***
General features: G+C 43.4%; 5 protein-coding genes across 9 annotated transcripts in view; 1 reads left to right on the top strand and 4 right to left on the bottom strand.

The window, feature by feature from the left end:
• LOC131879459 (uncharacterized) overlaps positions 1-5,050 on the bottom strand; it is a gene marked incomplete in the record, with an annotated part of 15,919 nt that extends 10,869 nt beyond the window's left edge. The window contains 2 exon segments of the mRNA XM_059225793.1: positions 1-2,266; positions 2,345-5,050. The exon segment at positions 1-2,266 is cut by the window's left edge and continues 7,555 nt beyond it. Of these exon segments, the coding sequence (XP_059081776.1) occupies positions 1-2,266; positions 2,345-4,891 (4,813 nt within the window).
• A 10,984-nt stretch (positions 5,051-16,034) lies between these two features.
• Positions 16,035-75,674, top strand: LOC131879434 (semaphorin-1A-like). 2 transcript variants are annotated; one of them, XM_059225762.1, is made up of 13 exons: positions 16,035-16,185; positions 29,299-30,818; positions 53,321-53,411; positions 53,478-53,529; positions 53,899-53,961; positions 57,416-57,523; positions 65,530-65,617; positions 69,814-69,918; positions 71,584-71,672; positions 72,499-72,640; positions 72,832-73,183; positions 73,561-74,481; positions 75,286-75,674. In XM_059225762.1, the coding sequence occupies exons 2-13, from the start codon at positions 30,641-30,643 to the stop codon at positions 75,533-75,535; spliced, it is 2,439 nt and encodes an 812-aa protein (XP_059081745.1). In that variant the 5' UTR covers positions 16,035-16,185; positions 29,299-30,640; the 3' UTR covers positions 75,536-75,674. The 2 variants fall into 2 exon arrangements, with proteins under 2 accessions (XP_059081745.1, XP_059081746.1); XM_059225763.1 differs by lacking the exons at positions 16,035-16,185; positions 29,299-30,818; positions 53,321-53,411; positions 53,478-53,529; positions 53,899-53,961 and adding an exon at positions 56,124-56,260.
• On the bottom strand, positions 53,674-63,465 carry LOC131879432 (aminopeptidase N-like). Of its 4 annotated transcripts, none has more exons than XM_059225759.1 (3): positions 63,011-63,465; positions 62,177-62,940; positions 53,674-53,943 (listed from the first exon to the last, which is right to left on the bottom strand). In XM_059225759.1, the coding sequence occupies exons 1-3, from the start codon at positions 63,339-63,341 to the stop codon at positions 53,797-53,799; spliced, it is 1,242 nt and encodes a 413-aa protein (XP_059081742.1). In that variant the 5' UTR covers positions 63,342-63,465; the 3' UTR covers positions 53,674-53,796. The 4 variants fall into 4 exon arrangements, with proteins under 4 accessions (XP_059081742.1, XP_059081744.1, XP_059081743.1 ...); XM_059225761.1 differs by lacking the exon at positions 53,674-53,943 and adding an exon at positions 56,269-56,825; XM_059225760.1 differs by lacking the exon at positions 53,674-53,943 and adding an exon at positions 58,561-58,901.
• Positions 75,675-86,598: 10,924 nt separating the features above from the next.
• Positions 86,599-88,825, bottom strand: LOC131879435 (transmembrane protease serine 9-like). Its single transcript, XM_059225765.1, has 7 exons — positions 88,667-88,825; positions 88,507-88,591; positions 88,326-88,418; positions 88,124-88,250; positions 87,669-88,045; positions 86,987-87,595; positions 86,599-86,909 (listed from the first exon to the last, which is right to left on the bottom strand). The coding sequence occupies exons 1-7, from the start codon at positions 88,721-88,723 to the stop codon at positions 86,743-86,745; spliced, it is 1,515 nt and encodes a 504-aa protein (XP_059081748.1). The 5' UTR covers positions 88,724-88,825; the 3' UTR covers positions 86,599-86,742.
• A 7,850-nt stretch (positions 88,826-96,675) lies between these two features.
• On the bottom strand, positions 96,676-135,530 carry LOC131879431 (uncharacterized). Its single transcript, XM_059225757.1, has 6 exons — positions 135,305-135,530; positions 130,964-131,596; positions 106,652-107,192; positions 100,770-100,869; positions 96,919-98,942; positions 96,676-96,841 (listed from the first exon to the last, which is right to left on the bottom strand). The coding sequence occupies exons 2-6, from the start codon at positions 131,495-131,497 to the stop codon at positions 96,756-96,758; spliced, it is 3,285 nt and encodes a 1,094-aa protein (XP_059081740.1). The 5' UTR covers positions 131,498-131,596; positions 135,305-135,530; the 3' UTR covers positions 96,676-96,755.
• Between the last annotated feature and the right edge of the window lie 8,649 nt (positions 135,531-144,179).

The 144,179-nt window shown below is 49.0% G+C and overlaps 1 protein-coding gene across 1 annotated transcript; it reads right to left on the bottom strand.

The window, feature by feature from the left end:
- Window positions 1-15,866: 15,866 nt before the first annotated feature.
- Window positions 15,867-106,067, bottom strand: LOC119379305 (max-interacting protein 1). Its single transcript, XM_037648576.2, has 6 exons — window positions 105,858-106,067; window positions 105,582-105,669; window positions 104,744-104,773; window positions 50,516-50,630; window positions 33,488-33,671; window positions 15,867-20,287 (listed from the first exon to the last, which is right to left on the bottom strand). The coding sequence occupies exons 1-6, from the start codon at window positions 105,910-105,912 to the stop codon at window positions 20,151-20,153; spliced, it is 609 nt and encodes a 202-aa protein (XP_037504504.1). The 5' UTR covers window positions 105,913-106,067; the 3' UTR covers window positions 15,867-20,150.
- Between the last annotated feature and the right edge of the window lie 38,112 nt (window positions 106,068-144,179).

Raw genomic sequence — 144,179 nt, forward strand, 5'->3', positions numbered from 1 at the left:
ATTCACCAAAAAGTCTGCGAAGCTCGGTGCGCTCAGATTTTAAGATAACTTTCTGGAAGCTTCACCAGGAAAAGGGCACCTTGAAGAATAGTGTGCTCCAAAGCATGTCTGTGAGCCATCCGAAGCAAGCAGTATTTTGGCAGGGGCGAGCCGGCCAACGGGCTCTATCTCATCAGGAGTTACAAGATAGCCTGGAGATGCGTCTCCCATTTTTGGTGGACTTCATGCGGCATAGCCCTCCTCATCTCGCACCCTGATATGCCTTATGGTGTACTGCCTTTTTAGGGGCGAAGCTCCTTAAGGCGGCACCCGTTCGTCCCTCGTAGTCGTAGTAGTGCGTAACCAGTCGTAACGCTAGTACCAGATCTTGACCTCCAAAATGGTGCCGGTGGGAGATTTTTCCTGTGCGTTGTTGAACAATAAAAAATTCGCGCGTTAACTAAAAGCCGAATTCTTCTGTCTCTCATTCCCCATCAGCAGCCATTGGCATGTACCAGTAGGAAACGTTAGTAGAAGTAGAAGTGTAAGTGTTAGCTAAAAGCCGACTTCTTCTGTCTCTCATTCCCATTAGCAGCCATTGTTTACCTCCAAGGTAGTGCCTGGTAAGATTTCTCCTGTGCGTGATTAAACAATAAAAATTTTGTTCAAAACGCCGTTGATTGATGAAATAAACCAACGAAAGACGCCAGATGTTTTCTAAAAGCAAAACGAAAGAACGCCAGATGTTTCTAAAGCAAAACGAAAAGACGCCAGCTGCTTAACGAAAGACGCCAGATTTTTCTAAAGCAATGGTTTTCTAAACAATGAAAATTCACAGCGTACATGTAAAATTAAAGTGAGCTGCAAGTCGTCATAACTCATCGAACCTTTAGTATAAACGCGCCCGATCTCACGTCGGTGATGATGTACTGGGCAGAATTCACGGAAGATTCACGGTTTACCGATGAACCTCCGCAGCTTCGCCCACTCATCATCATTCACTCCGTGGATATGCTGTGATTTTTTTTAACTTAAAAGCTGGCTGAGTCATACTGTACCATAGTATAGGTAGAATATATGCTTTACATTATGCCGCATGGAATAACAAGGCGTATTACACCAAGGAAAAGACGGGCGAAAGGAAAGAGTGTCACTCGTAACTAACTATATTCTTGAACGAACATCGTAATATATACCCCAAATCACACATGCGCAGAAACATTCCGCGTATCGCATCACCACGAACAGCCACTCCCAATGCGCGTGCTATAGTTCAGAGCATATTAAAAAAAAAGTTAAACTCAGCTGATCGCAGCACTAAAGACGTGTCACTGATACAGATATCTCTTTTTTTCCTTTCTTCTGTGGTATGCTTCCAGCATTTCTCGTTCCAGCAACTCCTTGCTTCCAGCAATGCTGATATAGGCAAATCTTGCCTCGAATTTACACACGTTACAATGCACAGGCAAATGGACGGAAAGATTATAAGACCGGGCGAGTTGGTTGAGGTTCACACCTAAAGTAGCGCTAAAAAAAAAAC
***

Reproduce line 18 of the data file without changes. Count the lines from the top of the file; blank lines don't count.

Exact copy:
ATTCACCAAAAAGTCTGCGAAGCTCGGTGCGCTCAGATTTTAAGATAACTTTCTGGAAGCTTCACCAGGAAAAGGGCACCTTGAAGAATAGTGTGCTCCAAAGCATGTCTGTGAGCCATCCGAAGCAAGCAGTATTTTGGCAGGGGCGAGCCGGCCAACGGGCTCTATCTCATCAGGAGTTACAAGATAGCCTGGAGATGCGTCTCCCATTTTTGGTGGACTTCATGCGGCATAGCCCTCCTCATCTCGCACCCTGATATGCCTTATGGTGTACTGCCTTTTTAGGGGCGAAGCTCCTTAAGGCGGCACCCGTTCGTCCCTCGTAGTCGTAGTAGTGCGTAACCAGTCGTAACGCTAGTACCAGATCTTGACCTCCAAAATGGTGCCGGTGGGAGATTTTTCCTGTGCGTTGTTGAACAATAAAAAATTCGCGCGTTAACTAAAAGCCGAATTCTTCTGTCTCTCATTCCCCATCAGCAGCCATTGGCATGTACCAGTAGGAAACGTTAGTAGAAGTAGAAGTGTAAGTGTTAGCTAAAAGCCGACTTCTTCTGTCTCTCATTCCCATTAGCAGCCATTGTTTACCTCCAAGGTAGTGCCTGGTAAGATTTCTCCTGTGCGTGATTAAACAATAAAAATTTTGTTCAAAACGCCGTTGATTGATGAAATAAACCAACGAAAGACGCCAGATGTTTTCTAAAAGCAAAACGAAAGAACGCCAGATGTTTCTAAAGCAAAACGAAAAGACGCCAGCTGCTTAACGAAAGACGCCAGATTTTTCTAAAGCAATGGTTTTCTAAACAATGAAAATTCACAGCGTACATGTAAAATTAAAGTGAGCTGCAAGTCGTCATAACTCATCGAACCTTTAGTATAAACGCGCCCGATCTCACGTCGGTGATGATGTACTGGGCAGAATTCACGGAAGATTCACGGTTTACCGATGAACCTCCGCAGCTTCGCCCACTCATCATCATTCACTCCGTGGATATGCTGTGATTTTTTTTAACTTAAAAGCTGGCTGAGTCATACTGTACCATAGTATAGGTAGAATATATGCTTTACATTATGCCGCATGGAATAACAAGGCGTATTACACCAAGGAAAAGACGGGCGAAAGGAAAGAGTGTCACTCGTAACTAACTATATTCTTGAACGAACATCGTAATATATACCCCAAATCACACATGCGCAGAAACATTCCGCGTATCGCATCACCACGAACAGCCACTCCCAATGCGCGTGCTATAGTTCAGAGCATATTAAAAAAAAAGTTAAACTCAGCTGATCGCAGCACTAAAGACGTGTCACTGATACAGATATCTCTTTTTTTCCTTTCTTCTGTGGTATGCTTCCAGCATTTCTCGTTCCAGCAACTCCTTGCTTCCAGCAATGCTGATATAGGCAAATCTTGCCTCGAATTTACACACGTTACAATGCACAGGCAAATGGACGGAAAGATTATAAGACCGGGCGAGTTGGTTGAGGTTCACACCTAAAGTAGCGCTAAAAAAAAAAC